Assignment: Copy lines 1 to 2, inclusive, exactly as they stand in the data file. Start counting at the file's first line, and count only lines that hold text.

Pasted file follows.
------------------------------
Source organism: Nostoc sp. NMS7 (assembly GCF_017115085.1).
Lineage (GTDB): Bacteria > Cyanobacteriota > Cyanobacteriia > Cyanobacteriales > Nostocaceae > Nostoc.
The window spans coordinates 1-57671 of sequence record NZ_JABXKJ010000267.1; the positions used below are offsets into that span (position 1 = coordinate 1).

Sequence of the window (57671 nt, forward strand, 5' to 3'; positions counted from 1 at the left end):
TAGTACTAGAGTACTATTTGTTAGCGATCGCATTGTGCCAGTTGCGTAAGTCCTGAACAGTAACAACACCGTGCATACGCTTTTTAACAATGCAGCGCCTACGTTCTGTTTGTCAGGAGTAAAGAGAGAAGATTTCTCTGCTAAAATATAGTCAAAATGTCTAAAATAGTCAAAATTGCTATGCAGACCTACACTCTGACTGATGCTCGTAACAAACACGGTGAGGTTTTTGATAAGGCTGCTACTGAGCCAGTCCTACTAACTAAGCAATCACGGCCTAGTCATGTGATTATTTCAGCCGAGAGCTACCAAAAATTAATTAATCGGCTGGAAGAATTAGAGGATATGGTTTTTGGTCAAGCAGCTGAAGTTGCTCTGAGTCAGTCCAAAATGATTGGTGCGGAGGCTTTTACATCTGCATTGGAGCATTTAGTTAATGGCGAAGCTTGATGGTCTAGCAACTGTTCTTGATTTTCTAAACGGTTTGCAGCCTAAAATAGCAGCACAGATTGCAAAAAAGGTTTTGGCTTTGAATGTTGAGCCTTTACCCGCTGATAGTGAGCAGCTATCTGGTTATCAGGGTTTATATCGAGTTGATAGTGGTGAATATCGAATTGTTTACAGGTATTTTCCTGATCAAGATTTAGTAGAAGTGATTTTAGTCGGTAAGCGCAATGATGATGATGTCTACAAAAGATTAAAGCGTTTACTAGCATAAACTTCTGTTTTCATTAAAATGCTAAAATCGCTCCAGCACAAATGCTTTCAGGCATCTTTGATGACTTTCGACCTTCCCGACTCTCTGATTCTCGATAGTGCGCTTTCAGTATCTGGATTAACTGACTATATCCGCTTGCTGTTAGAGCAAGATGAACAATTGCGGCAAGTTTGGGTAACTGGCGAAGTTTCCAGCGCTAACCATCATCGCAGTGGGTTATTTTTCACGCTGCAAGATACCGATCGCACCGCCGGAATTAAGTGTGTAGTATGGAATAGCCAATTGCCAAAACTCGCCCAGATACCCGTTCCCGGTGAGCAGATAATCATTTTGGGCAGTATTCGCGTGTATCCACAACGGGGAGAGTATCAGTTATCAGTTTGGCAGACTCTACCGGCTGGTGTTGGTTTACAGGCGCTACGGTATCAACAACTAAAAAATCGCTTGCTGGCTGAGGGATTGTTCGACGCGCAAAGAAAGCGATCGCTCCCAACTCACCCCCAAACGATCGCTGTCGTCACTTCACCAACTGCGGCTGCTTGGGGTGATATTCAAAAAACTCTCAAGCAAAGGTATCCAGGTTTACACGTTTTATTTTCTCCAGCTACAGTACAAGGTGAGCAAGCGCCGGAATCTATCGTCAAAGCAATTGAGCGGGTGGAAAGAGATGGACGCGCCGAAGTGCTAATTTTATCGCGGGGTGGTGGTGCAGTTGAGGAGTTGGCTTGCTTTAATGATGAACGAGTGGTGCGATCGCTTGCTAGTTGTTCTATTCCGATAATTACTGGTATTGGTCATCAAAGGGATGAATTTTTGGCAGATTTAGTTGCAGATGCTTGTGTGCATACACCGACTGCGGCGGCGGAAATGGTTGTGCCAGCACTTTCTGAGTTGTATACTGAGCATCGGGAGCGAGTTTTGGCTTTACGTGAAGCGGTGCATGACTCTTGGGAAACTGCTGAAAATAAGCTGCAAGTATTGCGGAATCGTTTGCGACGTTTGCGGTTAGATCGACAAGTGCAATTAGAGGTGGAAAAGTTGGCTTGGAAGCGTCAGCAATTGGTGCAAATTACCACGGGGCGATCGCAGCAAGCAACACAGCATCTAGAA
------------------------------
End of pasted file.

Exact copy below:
Source organism: Nostoc sp. NMS7 (assembly GCF_017115085.1).
Lineage (GTDB): Bacteria > Cyanobacteriota > Cyanobacteriia > Cyanobacteriales > Nostocaceae > Nostoc.